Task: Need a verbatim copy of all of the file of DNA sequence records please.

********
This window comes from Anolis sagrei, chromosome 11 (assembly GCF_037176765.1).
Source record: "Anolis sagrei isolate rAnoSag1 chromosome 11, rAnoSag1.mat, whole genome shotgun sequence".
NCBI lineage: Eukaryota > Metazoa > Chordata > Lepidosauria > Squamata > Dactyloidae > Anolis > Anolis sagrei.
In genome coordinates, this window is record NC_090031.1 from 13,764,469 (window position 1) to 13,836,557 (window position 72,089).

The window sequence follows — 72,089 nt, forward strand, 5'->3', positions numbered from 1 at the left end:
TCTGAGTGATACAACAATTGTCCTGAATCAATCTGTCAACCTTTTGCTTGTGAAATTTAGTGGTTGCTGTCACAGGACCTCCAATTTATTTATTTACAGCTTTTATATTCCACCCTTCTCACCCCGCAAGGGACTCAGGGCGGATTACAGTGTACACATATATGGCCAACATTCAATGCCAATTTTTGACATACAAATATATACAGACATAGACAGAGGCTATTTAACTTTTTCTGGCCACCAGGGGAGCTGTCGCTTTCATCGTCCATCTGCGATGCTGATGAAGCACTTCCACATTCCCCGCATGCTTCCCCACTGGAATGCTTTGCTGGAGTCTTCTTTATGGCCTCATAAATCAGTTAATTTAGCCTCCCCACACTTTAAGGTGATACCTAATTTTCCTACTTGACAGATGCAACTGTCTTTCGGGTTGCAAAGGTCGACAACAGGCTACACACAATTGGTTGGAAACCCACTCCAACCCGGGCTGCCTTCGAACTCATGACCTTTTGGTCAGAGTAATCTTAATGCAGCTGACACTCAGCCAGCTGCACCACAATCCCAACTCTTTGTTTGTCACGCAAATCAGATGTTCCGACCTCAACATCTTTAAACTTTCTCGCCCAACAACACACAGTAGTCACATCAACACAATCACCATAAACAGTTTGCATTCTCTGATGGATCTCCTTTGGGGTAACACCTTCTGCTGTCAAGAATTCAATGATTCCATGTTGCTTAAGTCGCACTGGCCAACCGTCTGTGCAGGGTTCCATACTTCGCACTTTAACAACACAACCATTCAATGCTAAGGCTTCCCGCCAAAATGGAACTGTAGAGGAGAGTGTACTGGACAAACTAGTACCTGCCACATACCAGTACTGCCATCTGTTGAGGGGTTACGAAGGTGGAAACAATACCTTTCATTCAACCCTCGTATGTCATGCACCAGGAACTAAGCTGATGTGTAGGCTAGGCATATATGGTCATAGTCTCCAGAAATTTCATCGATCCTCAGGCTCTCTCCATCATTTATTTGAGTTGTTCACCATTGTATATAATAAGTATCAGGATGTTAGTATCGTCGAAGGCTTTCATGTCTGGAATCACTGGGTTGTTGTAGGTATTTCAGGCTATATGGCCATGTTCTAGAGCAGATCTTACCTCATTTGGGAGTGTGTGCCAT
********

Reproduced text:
This window comes from Anolis sagrei, chromosome 11 (assembly GCF_037176765.1).
Source record: "Anolis sagrei isolate rAnoSag1 chromosome 11, rAnoSag1.mat, whole genome shotgun sequence".
NCBI lineage: Eukaryota > Metazoa > Chordata > Lepidosauria > Squamata > Dactyloidae > Anolis > Anolis sagrei.
In genome coordinates, this window is record NC_090031.1 from 13,764,469 (window position 1) to 13,836,557 (window position 72,089).

The window sequence follows — 72,089 nt, forward strand, 5'->3', positions numbered from 1 at the left end:
TCTGAGTGATACAACAATTGTCCTGAATCAATCTGTCAACCTTTTGCTTGTGAAATTTAGTGGTTGCTGTCACAGGACCTCCAATTTATTTATTTACAGCTTTTATATTCCACCCTTCTCACCCCGCAAGGGACTCAGGGCGGATTACAGTGTACACATATATGGCCAACATTCAATGCCAATTTTTGACATACAAATATATACAGACATAGACAGAGGCTATTTAACTTTTTCTGGCCACCAGGGGAGCTGTCGCTTTCATCGTCCATCTGCGATGCTGATGAAGCACTTCCACATTCCCCGCATGCTTCCCCACTGGAATGCTTTGCTGGAGTCTTCTTTATGGCCTCATAAATCAGTTAATTTAGCCTCCCCACACTTTAAGGTGATACCTAATTTTCCTACTTGACAGATGCAACTGTCTTTCGGGTTGCAAAGGTCGACAACAGGCTACACACAATTGGTTGGAAACCCACTCCAACCCGGGCTGCCTTCGAACTCATGACCTTTTGGTCAGAGTAATCTTAATGCAGCTGACACTCAGCCAGCTGCACCACAATCCCAACTCTTTGTTTGTCACGCAAATCAGATGTTCCGACCTCAACATCTTTAAACTTTCTCGCCCAACAACACACAGTAGTCACATCAACACAATCACCATAAACAGTTTGCATTCTCTGATGGATCTCCTTTGGGGTAACACCTTCTGCTGTCAAGAATTCAATGATTCCATGTTGCTTAAGTCGCACTGGCCAACCGTCTGTGCAGGGTTCCATACTTCGCACTTTAACAACACAACCATTCAATGCTAAGGCTTCCCGCCAAAATGGAACTGTAGAGGAGAGTGTACTGGACAAACTAGTACCTGCCACATACCAGTACTGCCATCTGTTGAGGGGTTACGAAGGTGGAAACAATACCTTTCATTCAACCCTCGTATGTCATGCACCAGGAACTAAGCTGATGTGTAGGCTAGGCATATATGGTCATAGTCTCCAGAAATTTCATCGATCCTCAGGCTCTCTCCATCATTTATTTGAGTTGTTCACCATTGTATATAATAAGTATCAGGATGTTAGTATCGTCGAAGGCTTTCATGTCTGGAATCACTGGGTTGTTGTAGGTATTTCAGGCTATATGGCCATGTTCTAGAGCAGATCTTACCTCATTTGGGAGTGTGTGCCAT